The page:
Look at the picture my friend Steve found and sent me.
I’ve written about my thoughts on participation trophies before. Since then, I’ve come across a couple of dissenting opinions. One was from my own father and the other was from a recent Positive Coaching Alliance (PCA) post.
My dad was my coach for many of my youth recreational sports. When I introduced this blog to him and highlighted one of the key tenets of my Hustle & Attitude philosophy involving equal playing time for all the children on the team regardless of skill and ability, my dad indicated he disagreed. He told me how being the back-up catcher on his town’s youth baseball team spurred him to work harder to beat out the kid who was the starter. He did work hard and took over the starting position. Further, he told me that he can’t be sure, but perhaps this lesson – that, if you want something, you have to work for it – even learned at such an early age, was key in his achieving so much in his life. My dad served 23 years in the Air Force including a tour in Vietnam and has been a model husband and father for me. He explains that he was never handed anything – he had to earn everything he got. I very much appreciate his perspective.
I told my dad that this sounded more like what today’s select/travel team participants experience. Select/travel leagues are different from recreational sports leagues. In the Hustle & Attitude philosophy there isn’t really a starter at any position as I encourage each child to play every position and to get equal playing time each game and throughout the season. There were many seasons that my son Jacen was the best catcher on our team. However, being left-handed, if he wanted to continue to play baseball, eventually he would need to be able to play other positions. If we were playing each game to win, Jacen belonged behind the plate because of his skill and ability. However, we were playing to learn the game, work together as a team, and have fun. So, he played multiple positions. Jacen now plays first base, outfield, and pitcher; more traditional positions for a lefty.
My dad also believes that giving every child the same trophy can lead to a sense of entitlement. This is one of the points Vaughn Bryant, Chief Program Officer for the Chicago Park District, makes in his PCA Development Zone video. Another point Bryant emphasizes is that participation trophies undermine the message inherent in sports that there are winners and losers in competition. As I said in my previous post, the kids know who won and who lost each game. They also know who the best skilled players are on their team and in the league. Giving a trophy to each child doesn’t invalidate that knowledge. Further, whether they get a trophy at the end of the season or not, winning always feels better than losing. The kids I coach – who know that I expect them to hustle all the time and maintain the right attitude – will strive to be their best in order to try to win…whether they know that only the kids on the championship team get a trophy or if every child gets one. Bryant gives an example of running a mile and that, only by working at it will the child get better or faster. Agreed. Where some might only give a trophy to the winner of the race, I think there is value in recognizing the kid that finished 12th, but set a personal best because of their hustle and attitude.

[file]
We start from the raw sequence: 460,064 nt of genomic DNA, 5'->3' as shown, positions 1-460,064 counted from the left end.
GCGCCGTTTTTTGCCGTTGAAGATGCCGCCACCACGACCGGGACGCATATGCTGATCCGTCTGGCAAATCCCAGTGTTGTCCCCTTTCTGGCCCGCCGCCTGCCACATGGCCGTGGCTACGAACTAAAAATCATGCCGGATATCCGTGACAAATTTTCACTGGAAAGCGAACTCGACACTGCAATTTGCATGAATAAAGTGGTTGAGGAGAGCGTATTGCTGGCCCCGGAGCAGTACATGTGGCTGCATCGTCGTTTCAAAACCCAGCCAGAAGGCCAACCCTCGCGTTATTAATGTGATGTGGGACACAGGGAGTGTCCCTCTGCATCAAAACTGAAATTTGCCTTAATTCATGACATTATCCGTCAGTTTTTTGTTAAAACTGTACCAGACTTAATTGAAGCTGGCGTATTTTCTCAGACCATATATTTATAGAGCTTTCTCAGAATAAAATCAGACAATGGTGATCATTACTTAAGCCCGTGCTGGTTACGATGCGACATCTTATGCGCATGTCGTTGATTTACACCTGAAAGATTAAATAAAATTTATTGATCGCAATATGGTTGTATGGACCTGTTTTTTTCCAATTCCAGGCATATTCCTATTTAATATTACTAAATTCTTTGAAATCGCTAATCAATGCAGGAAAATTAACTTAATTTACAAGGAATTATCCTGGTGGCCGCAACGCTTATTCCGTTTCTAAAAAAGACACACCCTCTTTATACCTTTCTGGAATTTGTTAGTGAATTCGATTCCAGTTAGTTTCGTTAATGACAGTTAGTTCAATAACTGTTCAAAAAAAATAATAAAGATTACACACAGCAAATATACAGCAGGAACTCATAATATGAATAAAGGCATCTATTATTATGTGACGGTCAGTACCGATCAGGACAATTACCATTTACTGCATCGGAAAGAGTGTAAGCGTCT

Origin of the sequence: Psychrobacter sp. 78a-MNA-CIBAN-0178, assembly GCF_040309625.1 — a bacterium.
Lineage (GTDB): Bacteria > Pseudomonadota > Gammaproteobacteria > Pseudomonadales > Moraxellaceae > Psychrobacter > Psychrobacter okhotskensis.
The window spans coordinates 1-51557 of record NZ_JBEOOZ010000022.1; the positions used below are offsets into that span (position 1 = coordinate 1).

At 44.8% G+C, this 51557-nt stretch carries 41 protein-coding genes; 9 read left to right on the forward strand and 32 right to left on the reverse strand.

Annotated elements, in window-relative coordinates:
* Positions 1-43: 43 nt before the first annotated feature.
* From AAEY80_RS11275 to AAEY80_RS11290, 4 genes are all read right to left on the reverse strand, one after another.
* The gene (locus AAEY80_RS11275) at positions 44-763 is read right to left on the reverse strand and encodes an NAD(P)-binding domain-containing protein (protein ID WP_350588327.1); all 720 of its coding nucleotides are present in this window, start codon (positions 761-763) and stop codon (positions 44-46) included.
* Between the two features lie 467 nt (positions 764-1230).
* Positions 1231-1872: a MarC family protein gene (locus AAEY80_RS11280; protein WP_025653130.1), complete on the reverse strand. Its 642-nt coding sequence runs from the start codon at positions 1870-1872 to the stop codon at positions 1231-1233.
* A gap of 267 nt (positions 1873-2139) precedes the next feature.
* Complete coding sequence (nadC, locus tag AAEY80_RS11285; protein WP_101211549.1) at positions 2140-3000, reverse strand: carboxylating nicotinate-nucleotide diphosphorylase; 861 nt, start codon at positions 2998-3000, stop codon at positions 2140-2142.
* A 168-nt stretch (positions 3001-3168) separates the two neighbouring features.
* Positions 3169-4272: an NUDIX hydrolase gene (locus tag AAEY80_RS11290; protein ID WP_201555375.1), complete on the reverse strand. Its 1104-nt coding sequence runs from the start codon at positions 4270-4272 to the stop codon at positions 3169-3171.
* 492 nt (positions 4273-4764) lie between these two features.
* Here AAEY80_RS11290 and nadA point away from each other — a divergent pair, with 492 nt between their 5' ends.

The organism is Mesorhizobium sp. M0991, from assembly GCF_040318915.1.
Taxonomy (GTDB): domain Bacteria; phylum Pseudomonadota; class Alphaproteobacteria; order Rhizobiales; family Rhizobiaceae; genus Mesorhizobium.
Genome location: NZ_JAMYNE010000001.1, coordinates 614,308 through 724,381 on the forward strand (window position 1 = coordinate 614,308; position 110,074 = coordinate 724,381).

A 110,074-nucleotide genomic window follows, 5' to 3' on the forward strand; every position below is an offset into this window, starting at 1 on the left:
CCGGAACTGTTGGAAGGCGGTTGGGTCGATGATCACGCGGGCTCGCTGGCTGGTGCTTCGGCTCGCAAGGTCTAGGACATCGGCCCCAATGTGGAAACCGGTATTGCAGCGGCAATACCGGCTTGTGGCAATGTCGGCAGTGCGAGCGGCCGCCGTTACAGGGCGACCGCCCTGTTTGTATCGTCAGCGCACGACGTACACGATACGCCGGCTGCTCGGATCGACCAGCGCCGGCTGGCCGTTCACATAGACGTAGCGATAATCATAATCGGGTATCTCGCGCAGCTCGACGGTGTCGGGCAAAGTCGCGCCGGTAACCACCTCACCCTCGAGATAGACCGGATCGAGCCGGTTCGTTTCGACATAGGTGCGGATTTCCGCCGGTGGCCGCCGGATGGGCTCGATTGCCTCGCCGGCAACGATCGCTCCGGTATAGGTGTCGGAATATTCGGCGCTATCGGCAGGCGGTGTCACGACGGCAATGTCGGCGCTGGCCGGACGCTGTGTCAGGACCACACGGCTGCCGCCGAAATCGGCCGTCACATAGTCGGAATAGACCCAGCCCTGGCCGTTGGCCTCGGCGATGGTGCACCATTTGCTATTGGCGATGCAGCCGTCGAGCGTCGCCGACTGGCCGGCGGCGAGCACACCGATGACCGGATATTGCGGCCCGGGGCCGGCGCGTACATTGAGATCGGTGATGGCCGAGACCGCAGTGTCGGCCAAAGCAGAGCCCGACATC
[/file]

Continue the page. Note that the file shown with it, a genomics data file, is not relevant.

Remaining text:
Ever been driven to write a strongly worded letter? Well, two weeks ago I reacted that way when I read the Scorecard section in Sports Illustrated. John Wertheim asked Los Angeles Rams owner Stan Kroenke “What do you see as the biggest issue facing the NFL?” Kroenke responded “labor stability and our television contracts”. I reacted to Kroenke’s answer by sending SI a letter (you actually send them an e-mail…ah, technology!). And in this week’s issue (the cover is on the left), they printed my letter (see below).
The study I cite is from a December 2014 Bloomberg poll (see results in the graph to the right). As I have said before, I believe the NFL needs to focus on player safety. NFL owners may rightly be concerned today with nearer term issues like renegotiating TV contracts and continued labor stability with the players; but if half of the potential player pool disappears, they will have longer term issues to tackle.
Late last year, the movie Concussion dramatized the discovery of chronic traumatic encephalopathy, or CTE [if you haven’t seen the movie yet; I recommend it]. The movie attempts to move the discussion from a football fan or football parent-driven one to a more general public discussion. As a youth recreational sports advocate, this issue hits home as parents consider whether their children should play football. Two recent magazine articles highlight the shift from a football-only audience to a wider audience:
My Hustle & Attitude philosophy advocates for safety as a key ingredient to having positive experiences in youth recreational sports. In previous posts, I have also advocated for flag football as an alternative to tackle football before high school. And, in terms of long-term player safety, I believe this is the most important issue to the future of the NFL. It’s not difficult for me to imagine Super Bowl 100 being very different from Rushin’s. A game where there is no tackling at all – essentially a seven-on-seven skill game where the players have sensors in their gloves and uniforms and play two-hand touch. Sound crazy? If an entire generation of parents discourage or don’t allow their kids to play tackle football because of long-term safety concerns…